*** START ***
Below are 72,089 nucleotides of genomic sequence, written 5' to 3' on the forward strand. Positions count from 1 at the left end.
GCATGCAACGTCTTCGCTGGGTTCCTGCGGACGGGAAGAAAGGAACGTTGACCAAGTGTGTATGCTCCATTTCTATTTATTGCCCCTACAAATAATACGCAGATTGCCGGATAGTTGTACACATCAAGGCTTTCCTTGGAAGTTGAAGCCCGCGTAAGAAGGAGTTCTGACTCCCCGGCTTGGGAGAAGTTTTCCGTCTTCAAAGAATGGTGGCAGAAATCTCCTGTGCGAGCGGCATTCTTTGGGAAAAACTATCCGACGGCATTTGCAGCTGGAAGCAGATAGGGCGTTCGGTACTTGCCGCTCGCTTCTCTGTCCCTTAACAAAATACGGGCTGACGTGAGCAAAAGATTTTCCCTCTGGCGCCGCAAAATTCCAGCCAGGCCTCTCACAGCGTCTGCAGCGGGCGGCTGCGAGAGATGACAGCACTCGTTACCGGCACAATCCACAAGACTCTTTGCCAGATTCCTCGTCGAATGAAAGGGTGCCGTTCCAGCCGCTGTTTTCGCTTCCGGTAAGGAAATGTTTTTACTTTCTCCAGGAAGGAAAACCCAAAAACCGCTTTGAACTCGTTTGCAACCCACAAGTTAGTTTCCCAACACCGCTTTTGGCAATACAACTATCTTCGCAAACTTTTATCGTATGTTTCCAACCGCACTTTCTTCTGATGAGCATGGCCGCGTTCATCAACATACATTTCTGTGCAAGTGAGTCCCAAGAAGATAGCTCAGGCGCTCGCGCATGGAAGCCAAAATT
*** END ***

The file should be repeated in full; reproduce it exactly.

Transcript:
Below are 72,089 nucleotides of genomic sequence, written 5' to 3' on the forward strand. Positions count from 1 at the left end.
GCATGCAACGTCTTCGCTGGGTTCCTGCGGACGGGAAGAAAGGAACGTTGACCAAGTGTGTATGCTCCATTTCTATTTATTGCCCCTACAAATAATACGCAGATTGCCGGATAGTTGTACACATCAAGGCTTTCCTTGGAAGTTGAAGCCCGCGTAAGAAGGAGTTCTGACTCCCCGGCTTGGGAGAAGTTTTCCGTCTTCAAAGAATGGTGGCAGAAATCTCCTGTGCGAGCGGCATTCTTTGGGAAAAACTATCCGACGGCATTTGCAGCTGGAAGCAGATAGGGCGTTCGGTACTTGCCGCTCGCTTCTCTGTCCCTTAACAAAATACGGGCTGACGTGAGCAAAAGATTTTCCCTCTGGCGCCGCAAAATTCCAGCCAGGCCTCTCACAGCGTCTGCAGCGGGCGGCTGCGAGAGATGACAGCACTCGTTACCGGCACAATCCACAAGACTCTTTGCCAGATTCCTCGTCGAATGAAAGGGTGCCGTTCCAGCCGCTGTTTTCGCTTCCGGTAAGGAAATGTTTTTACTTTCTCCAGGAAGGAAAACCCAAAAACCGCTTTGAACTCGTTTGCAACCCACAAGTTAGTTTCCCAACACCGCTTTTGGCAATACAACTATCTTCGCAAACTTTTATCGTATGTTTCCAACCGCACTTTCTTCTGATGAGCATGGCCGCGTTCATCAACATACATTTCTGTGCAAGTGAGTCCCAAGAAGATAGCTCAGGCGCTCGCGCATGGAAGCCAAAATT